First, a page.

LONDON — British political parties are pushing the legal limits on how they collect peoples data as part of their digital campaigns, according to a new report published Tuesday.
The research, from the Open Rights Group, which campaigns on digital rights issues, claims the United Kingdoms three largest political parties — the Conservatives, Labour and Liberal Democrats — are using loopholes in the countrys privacy rules to aggressively harvest peoples data without their consent and target potential voters.
The political parties said they had complied with the countrys data protection rules. But Open Rights Group urged the U.K.s privacy regulator to take action looking into how local political parties collect, store and use peoples personal information in ways that often mimic the data collection tactics of large social media companies.
The use of peoples personal information — everything from data collected from the countrys electoral register to information bought from third-party data brokers — has now become the lifeblood of digital electioneering. The government has yet to pass new rules to police such online activity despite regulators calling for a revamp of existing rules.
“Political parties have spent the last three years accusing social media giants over collecting too much of peoples data, but they are doing it themselves,” said Pascal Crowe, a data and democracy project officer at the campaign group. “Labour, the Lib Dems and the Conservatives should practice what they preach when it comes to voters personal data.”
According to Open Rights Group, Labour was the most aggressive in how they collected and used peoples personal information.
To assess how U.K. political parties collected peoples data, Open Rights Group asked almost 500 U.K. citizens to submit so-called subject access requests, or petitions to political parties for them to turn over all information they held on individuals, to the countrys main political groups. In total, the campaigners received responses for just 26 people, due to technical and legal hurdles, a small sample size compared to the U.K.s 45 million estimated voters.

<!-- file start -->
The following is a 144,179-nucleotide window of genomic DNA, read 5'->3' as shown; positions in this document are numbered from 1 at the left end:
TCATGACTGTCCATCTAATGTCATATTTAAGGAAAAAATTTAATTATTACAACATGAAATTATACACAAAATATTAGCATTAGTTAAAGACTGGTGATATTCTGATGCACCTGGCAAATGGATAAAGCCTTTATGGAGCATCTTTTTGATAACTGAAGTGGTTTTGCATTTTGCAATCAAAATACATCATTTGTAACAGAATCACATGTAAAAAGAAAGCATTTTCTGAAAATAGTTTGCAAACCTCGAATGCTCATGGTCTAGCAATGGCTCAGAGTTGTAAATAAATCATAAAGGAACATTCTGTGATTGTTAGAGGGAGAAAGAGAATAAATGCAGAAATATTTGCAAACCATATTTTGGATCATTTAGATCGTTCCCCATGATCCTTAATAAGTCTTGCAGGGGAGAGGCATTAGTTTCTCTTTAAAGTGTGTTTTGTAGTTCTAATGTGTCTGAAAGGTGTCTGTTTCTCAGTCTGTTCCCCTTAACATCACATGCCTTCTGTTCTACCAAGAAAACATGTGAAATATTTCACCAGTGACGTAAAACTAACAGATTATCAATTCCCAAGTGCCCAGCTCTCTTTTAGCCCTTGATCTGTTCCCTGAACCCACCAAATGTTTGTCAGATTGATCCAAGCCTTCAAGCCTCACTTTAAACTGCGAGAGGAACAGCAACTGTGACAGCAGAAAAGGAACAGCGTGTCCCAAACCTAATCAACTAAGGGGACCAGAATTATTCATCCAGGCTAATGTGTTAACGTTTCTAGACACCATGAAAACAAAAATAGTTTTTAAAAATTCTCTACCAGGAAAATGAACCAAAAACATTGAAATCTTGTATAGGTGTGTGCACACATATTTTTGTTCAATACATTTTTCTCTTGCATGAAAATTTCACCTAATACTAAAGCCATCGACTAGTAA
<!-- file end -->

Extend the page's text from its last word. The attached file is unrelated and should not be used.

Despite the low number of responses, the data offered insight into how political parties targeted would-be supporters.
The Conservatives and Liberal Democrats provided people with access to their data within the legally-mandated one month window. Labour did not, even months after the initial requests were submitted, though Open Rights Group had previously received similar voter information from Labour to compare with the data provided by the other two political parties.
Using information from the electoral register, third-party data brokers and their own data collection techniques, all three political parties were able to piece together complex profiles of would-be voters.
According to Open Rights Group, Labour was the most aggressive in how they collected and used peoples personal information, gaining insight into voters intentions based on the make-up of individual households, peoples incomes and if the party believed the would-be supporter had voted for Brexit. Labour had at least 80 different categories that it relied on to segment British voters, based on the subject access requests.
The Conservatives also used data from the electoral register and third-party companies to ascertain peoples religious affiliations, nationality and even if they regularly read the Daily Mail, according to the groups research. The Liberal Democrats similarly used online data sources to guess voters ages, political affiliations and if they voted for the Brexit Party in the countrys general election last December.
How the political parties collected this data, often linked to sensitive subjects like voting intentions and religion, remains in a gray legal area, according to privacy experts. Open Rights Groups claimed all three groups had broken the countrys data protection rules to improve their electoral chances.
In particular, the campaigners said they had misused data protection provisions that allow political parties to collect and use peoples personal information, without their consent, for so-called “democratic engagement” — a term used to describe governments interaction with citizens to promote involvement in a countrys political process.
The parties have said previously that their use of this rule is legal under U.K. law. They did not respond specifically to Open Rights Groups complaints.
“Targeting people to receive political messaging is a normal part of democratic engagement,” Alan Mabbutt, the Conservative Partys legal officer, wrote to U.K. lawmakers last month.
But Ravi Naik, a digital rights lawyer working on behalf of Open Rights Group, said that groups could only rely on this provision to collect peoples information when it was strictly necessary for democratic engagement like informing voters about an upcomingRead More – Source